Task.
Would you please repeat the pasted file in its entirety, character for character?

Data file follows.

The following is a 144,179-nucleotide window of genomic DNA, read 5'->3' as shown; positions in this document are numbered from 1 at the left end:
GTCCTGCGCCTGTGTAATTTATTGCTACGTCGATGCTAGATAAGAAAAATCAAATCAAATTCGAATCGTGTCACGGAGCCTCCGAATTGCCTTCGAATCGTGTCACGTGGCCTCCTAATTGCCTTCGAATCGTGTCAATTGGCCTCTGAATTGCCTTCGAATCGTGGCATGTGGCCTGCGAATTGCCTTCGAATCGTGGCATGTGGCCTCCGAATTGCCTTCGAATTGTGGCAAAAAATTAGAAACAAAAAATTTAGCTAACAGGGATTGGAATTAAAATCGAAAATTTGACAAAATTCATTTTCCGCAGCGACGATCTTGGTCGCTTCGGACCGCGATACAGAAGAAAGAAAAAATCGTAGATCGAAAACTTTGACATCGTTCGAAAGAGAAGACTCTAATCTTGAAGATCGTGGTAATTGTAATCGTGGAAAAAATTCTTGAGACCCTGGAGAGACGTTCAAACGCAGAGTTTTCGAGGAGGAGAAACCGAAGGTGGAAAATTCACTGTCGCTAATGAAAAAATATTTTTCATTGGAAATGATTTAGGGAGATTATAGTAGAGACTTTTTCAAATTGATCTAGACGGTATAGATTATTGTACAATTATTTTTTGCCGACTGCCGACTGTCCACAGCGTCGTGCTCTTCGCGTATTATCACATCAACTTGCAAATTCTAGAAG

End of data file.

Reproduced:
The following is a 144,179-nucleotide window of genomic DNA, read 5'->3' as shown; positions in this document are numbered from 1 at the left end:
GTCCTGCGCCTGTGTAATTTATTGCTACGTCGATGCTAGATAAGAAAAATCAAATCAAATTCGAATCGTGTCACGGAGCCTCCGAATTGCCTTCGAATCGTGTCACGTGGCCTCCTAATTGCCTTCGAATCGTGTCAATTGGCCTCTGAATTGCCTTCGAATCGTGGCATGTGGCCTGCGAATTGCCTTCGAATCGTGGCATGTGGCCTCCGAATTGCCTTCGAATTGTGGCAAAAAATTAGAAACAAAAAATTTAGCTAACAGGGATTGGAATTAAAATCGAAAATTTGACAAAATTCATTTTCCGCAGCGACGATCTTGGTCGCTTCGGACCGCGATACAGAAGAAAGAAAAAATCGTAGATCGAAAACTTTGACATCGTTCGAAAGAGAAGACTCTAATCTTGAAGATCGTGGTAATTGTAATCGTGGAAAAAATTCTTGAGACCCTGGAGAGACGTTCAAACGCAGAGTTTTCGAGGAGGAGAAACCGAAGGTGGAAAATTCACTGTCGCTAATGAAAAAATATTTTTCATTGGAAATGATTTAGGGAGATTATAGTAGAGACTTTTTCAAATTGATCTAGACGGTATAGATTATTGTACAATTATTTTTTGCCGACTGCCGACTGTCCACAGCGTCGTGCTCTTCGCGTATTATCACATCAACTTGCAAATTCTAGAAG